In my last two posts, I explained Rawls’s idea of a property-owning democracy (POD) as elaborated by Thad Williamson and Martin O’Neill in much of their recent work, including this Boston Review piece. In this post, I argue that property-owning democracy is unworkable. I shall make two arguments to this effect:
(1) POD is unworkable at the level of ideal theory because, even under idealized conditions, it generates bad incentives and faces severe information problems.
(2) POD is unworkable at the level of nonideal theory due to the problems in (1) and due to self-interested behavior by officials and citizens not holding political office.
When I say that POD is unworkable, I mean that it plainly fails to realize several aims of any plausible regime type. For instance, if POD is supposed to maintain market efficiency but significantly and systematically falls short, it is unworkable. Similarly, if POD is supposed to realize the difference principle by maximizing the position of the least well-off, and plainly fails to do so, then it is unworkable. In sum, unworkability means that POD fails to meet its aims in an especially significant fashion.
I. Rawls on Ideal and Nonideal Theory
To understand Rawls’s nonideal theory, we should first review the terms of ideal theory. The most significant assumption in ideal theory is strict compliance in that persons are assumed to comply with the dictates of just institutions in virtue of having a normally effective sense of justice, that is, they are motivated to be just even if justice is not in their short-term interest (Rawls assumes that people will see just action as in their long-term interest under certain conditions).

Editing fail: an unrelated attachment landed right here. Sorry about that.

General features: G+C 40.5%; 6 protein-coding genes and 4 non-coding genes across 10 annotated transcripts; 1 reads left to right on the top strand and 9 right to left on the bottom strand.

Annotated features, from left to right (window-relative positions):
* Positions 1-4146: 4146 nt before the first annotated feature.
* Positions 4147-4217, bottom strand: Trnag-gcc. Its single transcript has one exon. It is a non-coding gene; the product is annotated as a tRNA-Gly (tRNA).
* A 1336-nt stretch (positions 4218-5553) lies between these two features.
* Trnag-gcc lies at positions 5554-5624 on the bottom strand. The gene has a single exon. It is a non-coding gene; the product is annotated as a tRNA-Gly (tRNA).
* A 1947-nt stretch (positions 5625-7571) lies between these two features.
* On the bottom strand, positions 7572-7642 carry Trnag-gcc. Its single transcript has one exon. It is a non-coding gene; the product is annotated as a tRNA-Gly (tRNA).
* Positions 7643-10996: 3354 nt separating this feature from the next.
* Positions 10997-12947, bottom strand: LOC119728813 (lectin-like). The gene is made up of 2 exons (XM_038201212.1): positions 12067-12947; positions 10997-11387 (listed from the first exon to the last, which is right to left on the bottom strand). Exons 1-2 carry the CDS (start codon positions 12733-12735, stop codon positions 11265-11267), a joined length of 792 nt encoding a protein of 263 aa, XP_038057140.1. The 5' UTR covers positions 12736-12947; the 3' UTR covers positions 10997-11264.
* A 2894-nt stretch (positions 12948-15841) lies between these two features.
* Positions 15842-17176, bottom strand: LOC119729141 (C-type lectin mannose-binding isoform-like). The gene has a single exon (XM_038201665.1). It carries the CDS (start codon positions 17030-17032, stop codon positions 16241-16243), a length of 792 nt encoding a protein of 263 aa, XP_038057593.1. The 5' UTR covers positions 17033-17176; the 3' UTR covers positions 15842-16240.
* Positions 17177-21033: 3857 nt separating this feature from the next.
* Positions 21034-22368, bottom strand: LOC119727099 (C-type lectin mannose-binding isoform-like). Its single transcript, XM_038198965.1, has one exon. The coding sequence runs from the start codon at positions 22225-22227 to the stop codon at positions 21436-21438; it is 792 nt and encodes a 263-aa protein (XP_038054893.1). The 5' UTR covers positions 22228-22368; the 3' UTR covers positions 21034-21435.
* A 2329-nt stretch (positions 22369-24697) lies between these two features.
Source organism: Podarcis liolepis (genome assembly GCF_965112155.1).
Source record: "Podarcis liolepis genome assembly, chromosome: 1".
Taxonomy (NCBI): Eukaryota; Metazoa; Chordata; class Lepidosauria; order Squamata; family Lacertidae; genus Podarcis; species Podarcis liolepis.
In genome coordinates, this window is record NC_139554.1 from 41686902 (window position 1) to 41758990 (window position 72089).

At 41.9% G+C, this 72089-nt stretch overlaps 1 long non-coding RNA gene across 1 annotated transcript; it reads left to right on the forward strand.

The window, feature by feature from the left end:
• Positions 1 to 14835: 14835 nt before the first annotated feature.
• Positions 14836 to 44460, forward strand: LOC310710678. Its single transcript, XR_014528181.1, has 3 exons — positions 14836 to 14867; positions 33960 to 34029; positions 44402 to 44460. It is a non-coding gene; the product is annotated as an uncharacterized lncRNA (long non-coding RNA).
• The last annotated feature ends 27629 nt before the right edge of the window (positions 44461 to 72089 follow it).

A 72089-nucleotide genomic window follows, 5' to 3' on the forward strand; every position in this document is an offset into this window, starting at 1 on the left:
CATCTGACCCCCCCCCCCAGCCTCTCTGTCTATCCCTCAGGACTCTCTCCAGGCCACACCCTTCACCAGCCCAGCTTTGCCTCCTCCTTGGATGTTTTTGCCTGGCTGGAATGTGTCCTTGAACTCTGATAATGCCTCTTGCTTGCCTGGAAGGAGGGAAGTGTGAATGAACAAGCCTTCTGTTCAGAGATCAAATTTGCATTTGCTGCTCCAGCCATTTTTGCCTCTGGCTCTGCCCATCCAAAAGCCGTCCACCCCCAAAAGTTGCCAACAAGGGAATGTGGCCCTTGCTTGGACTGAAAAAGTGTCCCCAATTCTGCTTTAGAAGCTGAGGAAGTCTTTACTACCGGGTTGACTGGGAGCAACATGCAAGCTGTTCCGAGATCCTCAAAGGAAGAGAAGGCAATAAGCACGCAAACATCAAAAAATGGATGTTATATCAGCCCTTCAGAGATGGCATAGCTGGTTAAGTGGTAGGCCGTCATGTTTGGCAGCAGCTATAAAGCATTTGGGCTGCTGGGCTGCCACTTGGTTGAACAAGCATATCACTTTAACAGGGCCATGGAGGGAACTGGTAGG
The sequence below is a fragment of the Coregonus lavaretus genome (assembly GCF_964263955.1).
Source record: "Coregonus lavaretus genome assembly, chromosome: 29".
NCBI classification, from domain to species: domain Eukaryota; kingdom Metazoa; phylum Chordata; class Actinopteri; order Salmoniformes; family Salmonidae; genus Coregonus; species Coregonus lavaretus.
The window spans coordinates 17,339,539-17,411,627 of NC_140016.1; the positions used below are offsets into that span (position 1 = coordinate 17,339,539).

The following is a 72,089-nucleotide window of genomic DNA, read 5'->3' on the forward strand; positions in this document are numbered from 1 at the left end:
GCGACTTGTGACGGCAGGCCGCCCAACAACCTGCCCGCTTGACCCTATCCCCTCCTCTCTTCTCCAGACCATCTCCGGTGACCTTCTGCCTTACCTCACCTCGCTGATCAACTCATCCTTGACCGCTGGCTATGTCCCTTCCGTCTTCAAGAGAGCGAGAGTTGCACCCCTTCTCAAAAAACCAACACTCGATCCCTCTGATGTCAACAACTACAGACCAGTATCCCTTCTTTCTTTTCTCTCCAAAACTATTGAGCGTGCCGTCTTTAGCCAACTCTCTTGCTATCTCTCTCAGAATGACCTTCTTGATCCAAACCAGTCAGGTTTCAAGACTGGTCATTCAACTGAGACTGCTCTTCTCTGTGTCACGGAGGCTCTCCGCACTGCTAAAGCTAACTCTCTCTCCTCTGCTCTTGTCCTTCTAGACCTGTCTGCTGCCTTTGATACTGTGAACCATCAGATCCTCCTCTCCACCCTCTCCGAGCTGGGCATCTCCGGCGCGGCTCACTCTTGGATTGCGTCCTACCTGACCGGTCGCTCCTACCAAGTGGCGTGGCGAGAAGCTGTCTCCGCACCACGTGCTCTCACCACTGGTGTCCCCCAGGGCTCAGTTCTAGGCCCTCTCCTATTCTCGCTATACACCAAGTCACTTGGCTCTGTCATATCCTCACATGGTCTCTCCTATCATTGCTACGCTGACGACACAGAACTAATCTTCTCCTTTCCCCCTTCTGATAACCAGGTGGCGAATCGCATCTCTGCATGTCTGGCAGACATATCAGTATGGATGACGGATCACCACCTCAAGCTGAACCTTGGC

Strict compliance does not assume that all principles motivate compliance to the same degree. Different principles of justice will generate different degrees of support and compliance. Instead, strict compliance only assumes that we can imagine a society’s institutions getting going, but some principles of justice will still violate the “strains of commitment” by exceeding “the capacity of human nature.” (TJ, 176).
Now, nonideal theory relaxes this assumption, but in different ways on different topics. For instance, nonideal theory covers civic disobedience, where people are compelled by the state to comply with unjust laws but must disobey for moral reasons. We can set this case aside. Rawls’s nonideal theory also covers international ideal theory, which we can set aside. A third, less explicitly defended, form of nonideal theory covers cases where individuals fail to comply with the duties associated with justice as fairness, such as not supporting just institutions or obeying the law. It is this third form of nonideal theory I shall focus on.
II. More on Ideal and Nonideal Theory (For Specialists)